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Avatar universal

New to prozac

About 3 weeks ago my stomach got queasy & with that I would get fast heart beat & sweating.  I was home alone & paniced. Went to ER. Went See family dr. & gyno. Was put 10 mg. Prozac & 10 mg. Estradol cause of pre menopause. Also have been on .50 Xanax for years to help me sleep. Since I’ve started prozac I feel like I’m goin crazy!!! No appetite very jittery & feels like my heart is racing. I usually like being around friends & now I just want to stay away from everyone & get jittery if too many people are around me.. even my family.
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Avatar universal
This doesn't sound right.  You got a stomach ache, and that precipitated an anxiety attack?  Is that common for you, that very small things cause you to have anxiety attacks, or was this the first time you got one?  I'm asking because being put on an antidepressant for one anxiety attack is pretty bad medicine.  These meds are used for chronic problems that are badly affecting your life and are resistant to other forms of treatment.  For a first problem, usually you would be sent to therapy.  But if your gyno thought you had a hormonal problem, why the antidepressant?  They don't treat hormonal imbalances.  Now, I'm not sure that taking the hormone is all that great an idea either, there are also less dangerous options to start with, and when those don't work you work your way up the ladder of risk to deal with a problem.  But that's a different question.  As for your response, it is a common side effect of Prozac for it to cause anxiety, as it's a more stimulating antidepressant for many people.  Sometimes that goes away, sometimes it doesn't.  Only time will tell.  But taking sexual hormones can also cause this side effect.  Can't really tell you what to do, you're seeing doctors, I'm just raising questions so you might think this through more.  Your family doctor is not an expert on mental illness or the drugs used to treat it, a psychiatrist is the medication expert, though that's not to say any kind of doctor is that great at separating fact from pharmaceutical company marketing, and a psychologist is the expert on, well, psychology if you want therapy.  A lot of physiological things can cause anxiety, and sexual hormone imbalances are one of them.  There are many others.  The question you haven't addressed here is, as I said at first, is this something that happens to you regularly or was this the first time?  That has a lot to do with what you do about it.
1 Comments
I guess I should explain more.  Our medical system has changed a lot over the last several decades to one that emphasizes giving medication or performing procedures as a first resort.  This is a relatively new way of doing medicine.  Some think this is a fine thing, and others think it is more driven by the desire for profit than health.  Doctors also feel pressure to do something when a patient comes in to see them, as they are under a lot of pressure to see a lot of patients in a day.  There has also developed a divide between older ways of dealing with things, such as changing your diet or exercise patterns and using plants and the like which can have a profound effect on your hormonal health, for example, and modern medicine, which emphasizes drugs and invasive procedures.  It's impossible to know which is the best response, as we really don't know that, but this side effect you're suffering is an example of why if someone is able it's often healthier to start with gentler less invasive treatment to see if that works.  If it doesn't, the other procedures don't go away and are still there to use.  This puts more pressure on the patient to do their homework, which is all I'm encouraging you to do unless the facts of your life are a lot more complicated than what you've said so far here.  More info could cause me to change my mind on this completely.  Peace, all.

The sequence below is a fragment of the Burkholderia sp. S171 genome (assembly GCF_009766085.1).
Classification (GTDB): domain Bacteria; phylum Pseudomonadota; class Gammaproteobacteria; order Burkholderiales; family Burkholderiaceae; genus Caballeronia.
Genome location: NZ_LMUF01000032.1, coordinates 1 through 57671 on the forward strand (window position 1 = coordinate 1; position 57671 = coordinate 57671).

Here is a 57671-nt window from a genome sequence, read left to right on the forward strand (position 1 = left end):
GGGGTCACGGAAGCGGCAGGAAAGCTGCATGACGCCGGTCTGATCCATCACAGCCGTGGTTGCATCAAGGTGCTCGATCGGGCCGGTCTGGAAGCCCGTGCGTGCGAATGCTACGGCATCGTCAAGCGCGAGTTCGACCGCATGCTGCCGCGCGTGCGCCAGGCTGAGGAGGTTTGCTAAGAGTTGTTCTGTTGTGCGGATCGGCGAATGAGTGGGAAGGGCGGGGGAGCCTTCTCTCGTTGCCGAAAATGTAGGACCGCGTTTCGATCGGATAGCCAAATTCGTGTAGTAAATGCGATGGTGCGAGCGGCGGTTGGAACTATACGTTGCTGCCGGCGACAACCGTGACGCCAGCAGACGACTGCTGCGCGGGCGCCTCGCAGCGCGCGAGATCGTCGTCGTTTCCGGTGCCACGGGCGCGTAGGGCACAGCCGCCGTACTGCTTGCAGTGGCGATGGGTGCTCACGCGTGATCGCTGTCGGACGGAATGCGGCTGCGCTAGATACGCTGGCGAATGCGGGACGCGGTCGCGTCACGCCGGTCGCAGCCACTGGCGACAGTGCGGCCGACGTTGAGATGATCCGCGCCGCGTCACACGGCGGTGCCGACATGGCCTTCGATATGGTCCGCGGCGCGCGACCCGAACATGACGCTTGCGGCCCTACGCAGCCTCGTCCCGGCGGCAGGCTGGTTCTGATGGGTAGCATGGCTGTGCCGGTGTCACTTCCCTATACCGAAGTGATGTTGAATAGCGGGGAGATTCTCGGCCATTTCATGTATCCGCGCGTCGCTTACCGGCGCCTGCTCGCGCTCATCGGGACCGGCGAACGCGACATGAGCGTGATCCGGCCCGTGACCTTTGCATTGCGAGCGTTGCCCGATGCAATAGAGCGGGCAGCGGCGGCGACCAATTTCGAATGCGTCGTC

973741 tn?1342346373
So, they must feel you have a reason to need an antidepressant.  When in the ER, you must have presented as though you need a chronic medication to help you.  But I'd want to follow up with your family doctor to discuss this. In general, taking something like Prozac will sometimes have some start up side effects. They vary form person to person. You are on a really low dose and that's a good start. Keep taking it unless it is unbearable but you need to have a doctor guide you.  Have you called your regular doctor yet?
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